The Zealot Versus The Faithful

The Zealot Versus The Faithful March 1, 2021

Voltaire said, the perfect is the enemy of the good. I add, the zealot is the enemy of the faithful. Zealotry is a form of spiritual illness. It is dangerous. Zealots would destroy the faith in order to save it. It does not matter what zealots believe so long as it consumes them completely.

Zealot Origins

The Zealot movement came about during a Roman census in AD 6. Opposing this census, according to Britannica, was understood to be a mark of the true Jewish religious rebel. If a Jewish family took part in the census, they were implying that pagans had the right to rule over the Jewish nation. The Zealots attacked such people along with Roman officials.

Gamaliel is quoted in Acts saying, “Judas the Galilean rose up at the time of the census and got people to follow him; he also perished, and all who followed him scattered.”(5:37b) Zealots cause nothing but suffering. For a time they appear to be liberators. Yet, they simply are not. History indicates they have not changed.

The Zealot Problem

Right after the Soviet Union collapsed, President George H. W. Bush declared a “new world order” was developing. A colleague living then in Alaska told me one of the members of his fundamentalist church decided to move “off the grid” into the wilderness. The reason was “he does not want to live in George Bush’s new world order.” The move turned out to be a near tragedy. My friend said, “I don’t know why he couldn’t have that kind of zeal for Jesus.” In short, that describes the problem.

We fail to note the difference between one who has zeal and the zealot. The zealot party believes themselves to be the only ones to have zeal. In believing so they misunderstand zeal. To be zealous is to be single-minded in pursuit of something. To be zealous is to be fervent. The zealot mistakes controlling the hearts of others for the fervent pursuit of an ideal. “I was violently persecuting the church of god and was trying to destroy it…for I was far more zealous for the traditions of my ancestors.” (Galatians 1:13b-14) St. Paul allowed his zeal to uphold tradition to make him believe his completeness as a Jew was tied to destroying those who didn’t do as he did.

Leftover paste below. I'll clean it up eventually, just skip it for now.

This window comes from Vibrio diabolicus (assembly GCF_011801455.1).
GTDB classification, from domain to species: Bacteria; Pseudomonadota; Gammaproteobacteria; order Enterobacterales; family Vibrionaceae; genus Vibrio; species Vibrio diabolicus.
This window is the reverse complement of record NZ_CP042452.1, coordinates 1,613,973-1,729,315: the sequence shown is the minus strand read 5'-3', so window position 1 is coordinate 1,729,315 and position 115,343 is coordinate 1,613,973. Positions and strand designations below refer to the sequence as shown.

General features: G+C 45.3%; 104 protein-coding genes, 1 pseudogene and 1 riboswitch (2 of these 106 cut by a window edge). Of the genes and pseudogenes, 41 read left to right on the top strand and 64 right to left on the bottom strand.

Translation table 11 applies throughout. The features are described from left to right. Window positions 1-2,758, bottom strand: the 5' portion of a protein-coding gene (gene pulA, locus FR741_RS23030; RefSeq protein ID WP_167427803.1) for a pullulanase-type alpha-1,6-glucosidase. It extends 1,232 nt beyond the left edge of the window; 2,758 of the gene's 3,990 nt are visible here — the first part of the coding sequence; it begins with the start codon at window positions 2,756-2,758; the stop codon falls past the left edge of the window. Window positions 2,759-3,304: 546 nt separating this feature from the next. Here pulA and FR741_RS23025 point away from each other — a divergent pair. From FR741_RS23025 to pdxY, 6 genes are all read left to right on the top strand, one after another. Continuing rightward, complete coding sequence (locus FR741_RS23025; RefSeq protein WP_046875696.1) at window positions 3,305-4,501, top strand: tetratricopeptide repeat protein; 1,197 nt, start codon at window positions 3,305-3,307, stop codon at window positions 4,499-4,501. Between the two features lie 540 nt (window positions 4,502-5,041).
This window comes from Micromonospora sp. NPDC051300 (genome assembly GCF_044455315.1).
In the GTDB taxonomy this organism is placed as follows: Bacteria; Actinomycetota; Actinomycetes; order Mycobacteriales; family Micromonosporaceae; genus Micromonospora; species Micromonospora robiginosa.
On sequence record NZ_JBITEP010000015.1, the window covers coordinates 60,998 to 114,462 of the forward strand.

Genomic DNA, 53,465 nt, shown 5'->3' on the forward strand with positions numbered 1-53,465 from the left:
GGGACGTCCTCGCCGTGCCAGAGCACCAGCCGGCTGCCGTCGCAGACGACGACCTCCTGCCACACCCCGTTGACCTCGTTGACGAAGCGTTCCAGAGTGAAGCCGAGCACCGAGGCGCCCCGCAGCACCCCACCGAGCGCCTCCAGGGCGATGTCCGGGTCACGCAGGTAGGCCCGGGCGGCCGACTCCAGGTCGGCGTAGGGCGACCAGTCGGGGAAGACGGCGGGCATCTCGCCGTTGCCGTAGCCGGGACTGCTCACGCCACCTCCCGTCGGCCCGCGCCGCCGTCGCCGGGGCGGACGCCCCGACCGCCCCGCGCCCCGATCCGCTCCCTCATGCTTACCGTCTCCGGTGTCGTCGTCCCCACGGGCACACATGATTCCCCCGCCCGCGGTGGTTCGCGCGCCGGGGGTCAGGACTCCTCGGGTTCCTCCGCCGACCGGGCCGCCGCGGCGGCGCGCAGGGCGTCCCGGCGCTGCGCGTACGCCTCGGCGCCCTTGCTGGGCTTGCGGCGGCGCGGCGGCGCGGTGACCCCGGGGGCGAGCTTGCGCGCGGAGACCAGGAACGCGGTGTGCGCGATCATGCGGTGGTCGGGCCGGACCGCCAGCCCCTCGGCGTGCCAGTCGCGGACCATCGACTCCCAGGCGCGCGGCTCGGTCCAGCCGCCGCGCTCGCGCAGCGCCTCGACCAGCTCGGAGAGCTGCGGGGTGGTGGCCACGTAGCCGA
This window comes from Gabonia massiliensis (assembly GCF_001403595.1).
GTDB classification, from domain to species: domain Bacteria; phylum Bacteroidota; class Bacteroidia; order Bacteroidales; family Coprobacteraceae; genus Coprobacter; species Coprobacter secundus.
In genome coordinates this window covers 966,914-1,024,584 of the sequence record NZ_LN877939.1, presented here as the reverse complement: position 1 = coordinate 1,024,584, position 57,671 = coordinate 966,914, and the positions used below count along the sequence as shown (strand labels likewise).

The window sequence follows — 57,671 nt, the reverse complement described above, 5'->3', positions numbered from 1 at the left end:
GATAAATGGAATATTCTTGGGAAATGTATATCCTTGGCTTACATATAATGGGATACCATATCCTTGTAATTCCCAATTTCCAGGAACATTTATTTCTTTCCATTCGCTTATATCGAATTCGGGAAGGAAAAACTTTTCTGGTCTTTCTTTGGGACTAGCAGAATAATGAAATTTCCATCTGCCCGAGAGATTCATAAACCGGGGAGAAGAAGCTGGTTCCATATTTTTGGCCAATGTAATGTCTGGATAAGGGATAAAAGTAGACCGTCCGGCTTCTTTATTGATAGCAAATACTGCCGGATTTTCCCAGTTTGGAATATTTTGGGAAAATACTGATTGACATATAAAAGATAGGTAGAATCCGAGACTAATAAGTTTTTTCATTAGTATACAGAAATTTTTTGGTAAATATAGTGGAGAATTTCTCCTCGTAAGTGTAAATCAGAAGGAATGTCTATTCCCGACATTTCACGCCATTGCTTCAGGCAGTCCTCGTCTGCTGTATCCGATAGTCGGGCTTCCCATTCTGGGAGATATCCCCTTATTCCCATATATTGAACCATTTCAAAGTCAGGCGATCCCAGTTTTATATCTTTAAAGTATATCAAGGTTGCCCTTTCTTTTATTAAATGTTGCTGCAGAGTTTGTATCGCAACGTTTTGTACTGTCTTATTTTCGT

My friend should have never wished his politically zealous friend to turn that energy into serving Jesus. Paul does not describe himself as doing that. He “proclaimed the faith he once tried to destroy” after having Jesus revealed to him. That revelation was a spiritual healing for him.

Healing the Zealot

People suffering from spiritual illnesses do not recognize the problem. Some Christians believe all spiritual illnesses are demonic possessions and require deliverance. Such an obsession is itself a spiritual illness. So it is difficult to overcome.

Heresy is not so much about erroneous doctrines as it is a desire to divide because of them. One, like St. Paul, has an inordinate desire to harm in the name of truth. The Pastoral Epistles continually use the phrase “sound doctrine.” Many interpreters think this means true doctrines. I may say something that is true. But that does not make my teaching sound. The teaching the church provides is supposed to promote spiritual health. If the desire is to have something other than spiritual health, the desire is heretical.

Zealotry can be overcome. It must first be recognized for what it is.

The minister of my home church thought the Apostle Simon the Zealot meant that a radical right-winger was among Jesus’ followers. If Simon held his political views as one of Jesus’ disciples, one wonders how Levi the tax collector survived. Some bad ideas must be let go of at sometime or other in spiritual growth.


Simon the Zealot and St Paul are good cases for further analysis. It appears that both needed separation from associations that drove their belief to control others. Neither of them stayed “within the fold” when each discovered a better way. Walking away from the bad is an important step.

Gamaliel’s point in his speech referred to earlier is how the dissolution of the movement brings about a healing. Traditionally, Gamaliel is described as a leader of the Pharisees. It is a group that is regarded as Jesus’ enemies by most modern interpreters. And yet, St. Paul continued to describe himself as one. (Philippians 3:4b) The root of the word Pharisee means separation. There wound up being a variety of them.

Recognizing the problem within one’s self takes place before a person can separate from it, the situations, and the associations involved. An ancient Zealot recognized the need to keep Jewish law and tradition. And mistakenly thought coercion was the means to make observance occur. A reading of the Mosaic law demonstrates coercive measures. But they don’t appear to work very well in the long run.


Gamaliel appealed to historic experience. Why persecute something that will eventually disappear? Why persecute someone that could really be doing God’s will? The zealous person is placed in a conundrum. We can only look at the present to determine our future actions. What will our actions bring to everyone else? Do we promote fear to bring good? Doesn’t history show us the end results of that?

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